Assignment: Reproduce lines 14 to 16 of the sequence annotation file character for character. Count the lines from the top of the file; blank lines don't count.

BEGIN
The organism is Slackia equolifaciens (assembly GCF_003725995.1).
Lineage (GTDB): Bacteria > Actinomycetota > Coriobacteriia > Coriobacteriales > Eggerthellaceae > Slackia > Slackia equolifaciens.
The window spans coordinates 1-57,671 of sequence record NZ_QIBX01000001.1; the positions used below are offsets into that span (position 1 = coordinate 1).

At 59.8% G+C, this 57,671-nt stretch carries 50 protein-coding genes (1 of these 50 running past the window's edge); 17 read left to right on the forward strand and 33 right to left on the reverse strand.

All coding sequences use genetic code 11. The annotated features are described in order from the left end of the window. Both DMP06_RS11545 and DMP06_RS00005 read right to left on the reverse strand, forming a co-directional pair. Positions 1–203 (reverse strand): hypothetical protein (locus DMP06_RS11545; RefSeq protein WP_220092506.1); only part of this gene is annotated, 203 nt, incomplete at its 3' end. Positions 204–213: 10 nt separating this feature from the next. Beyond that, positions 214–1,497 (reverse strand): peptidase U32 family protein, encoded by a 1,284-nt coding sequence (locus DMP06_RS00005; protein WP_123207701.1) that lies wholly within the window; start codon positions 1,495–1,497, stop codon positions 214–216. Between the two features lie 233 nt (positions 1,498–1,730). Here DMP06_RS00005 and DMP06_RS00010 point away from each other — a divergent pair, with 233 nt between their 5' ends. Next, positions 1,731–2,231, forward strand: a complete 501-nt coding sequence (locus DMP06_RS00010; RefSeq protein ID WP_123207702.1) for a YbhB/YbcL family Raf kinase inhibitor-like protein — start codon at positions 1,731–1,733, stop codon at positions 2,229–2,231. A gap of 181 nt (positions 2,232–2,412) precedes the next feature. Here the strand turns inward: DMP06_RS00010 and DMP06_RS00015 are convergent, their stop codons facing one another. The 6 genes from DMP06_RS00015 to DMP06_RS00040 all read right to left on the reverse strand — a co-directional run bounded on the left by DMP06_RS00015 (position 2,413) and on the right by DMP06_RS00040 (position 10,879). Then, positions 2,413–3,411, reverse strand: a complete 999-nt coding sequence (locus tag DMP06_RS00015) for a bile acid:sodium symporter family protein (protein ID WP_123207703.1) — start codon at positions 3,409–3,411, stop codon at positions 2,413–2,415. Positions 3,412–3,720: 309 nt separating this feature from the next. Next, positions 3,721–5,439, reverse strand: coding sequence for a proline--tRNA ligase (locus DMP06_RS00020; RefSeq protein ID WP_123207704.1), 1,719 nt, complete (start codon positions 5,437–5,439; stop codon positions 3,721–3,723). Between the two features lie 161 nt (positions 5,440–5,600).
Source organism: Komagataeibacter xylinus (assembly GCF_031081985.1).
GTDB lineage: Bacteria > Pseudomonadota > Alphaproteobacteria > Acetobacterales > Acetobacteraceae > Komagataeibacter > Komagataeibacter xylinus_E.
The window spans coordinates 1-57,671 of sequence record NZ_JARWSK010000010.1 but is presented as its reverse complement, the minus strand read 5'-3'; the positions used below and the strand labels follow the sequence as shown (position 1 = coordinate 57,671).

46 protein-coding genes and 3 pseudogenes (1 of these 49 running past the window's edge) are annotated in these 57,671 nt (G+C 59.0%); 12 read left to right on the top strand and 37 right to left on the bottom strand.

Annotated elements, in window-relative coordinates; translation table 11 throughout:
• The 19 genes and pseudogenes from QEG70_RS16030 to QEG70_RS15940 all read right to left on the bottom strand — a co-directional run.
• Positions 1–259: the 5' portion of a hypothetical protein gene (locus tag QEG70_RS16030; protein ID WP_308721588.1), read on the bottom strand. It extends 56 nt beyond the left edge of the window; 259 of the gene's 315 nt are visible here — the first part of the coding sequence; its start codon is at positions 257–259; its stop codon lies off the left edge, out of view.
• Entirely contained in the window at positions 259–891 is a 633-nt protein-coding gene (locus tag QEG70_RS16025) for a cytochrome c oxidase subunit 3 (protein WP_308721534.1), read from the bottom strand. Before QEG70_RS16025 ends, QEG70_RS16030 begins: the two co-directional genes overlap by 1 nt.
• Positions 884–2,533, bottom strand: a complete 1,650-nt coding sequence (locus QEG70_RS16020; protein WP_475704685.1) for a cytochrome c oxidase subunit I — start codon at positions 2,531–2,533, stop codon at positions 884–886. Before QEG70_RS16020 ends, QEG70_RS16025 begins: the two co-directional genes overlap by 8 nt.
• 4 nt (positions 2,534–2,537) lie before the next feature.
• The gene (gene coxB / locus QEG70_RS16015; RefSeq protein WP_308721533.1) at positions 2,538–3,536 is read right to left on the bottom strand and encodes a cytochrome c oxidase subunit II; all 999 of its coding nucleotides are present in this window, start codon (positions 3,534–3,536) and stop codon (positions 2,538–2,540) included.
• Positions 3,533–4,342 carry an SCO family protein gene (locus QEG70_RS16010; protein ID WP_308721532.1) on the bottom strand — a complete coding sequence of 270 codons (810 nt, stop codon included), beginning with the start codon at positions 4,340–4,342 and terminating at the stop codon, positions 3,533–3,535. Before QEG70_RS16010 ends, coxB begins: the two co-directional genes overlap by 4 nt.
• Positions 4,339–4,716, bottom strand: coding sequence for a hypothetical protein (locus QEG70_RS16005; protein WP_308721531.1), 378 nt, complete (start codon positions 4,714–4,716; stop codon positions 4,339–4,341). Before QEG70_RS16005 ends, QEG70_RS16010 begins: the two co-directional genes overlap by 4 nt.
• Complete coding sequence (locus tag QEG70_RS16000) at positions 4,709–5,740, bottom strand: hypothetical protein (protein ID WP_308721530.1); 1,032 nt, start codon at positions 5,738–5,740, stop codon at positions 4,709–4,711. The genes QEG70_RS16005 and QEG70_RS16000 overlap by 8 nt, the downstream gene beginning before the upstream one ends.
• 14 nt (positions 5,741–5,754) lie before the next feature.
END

• Positions 884–2,533, bottom strand: a complete 1,650-nt coding sequence (locus QEG70_RS16020; protein WP_475704685.1) for a cytochrome c oxidase subunit I — start codon at positions 2,531–2,533, stop codon at positions 884–886. Before QEG70_RS16020 ends, QEG70_RS16025 begins: the two co-directional genes overlap by 8 nt.
• 4 nt (positions 2,534–2,537) lie before the next feature.
• The gene (gene coxB / locus QEG70_RS16015; RefSeq protein WP_308721533.1) at positions 2,538–3,536 is read right to left on the bottom strand and encodes a cytochrome c oxidase subunit II; all 999 of its coding nucleotides are present in this window, start codon (positions 3,534–3,536) and stop codon (positions 2,538–2,540) included.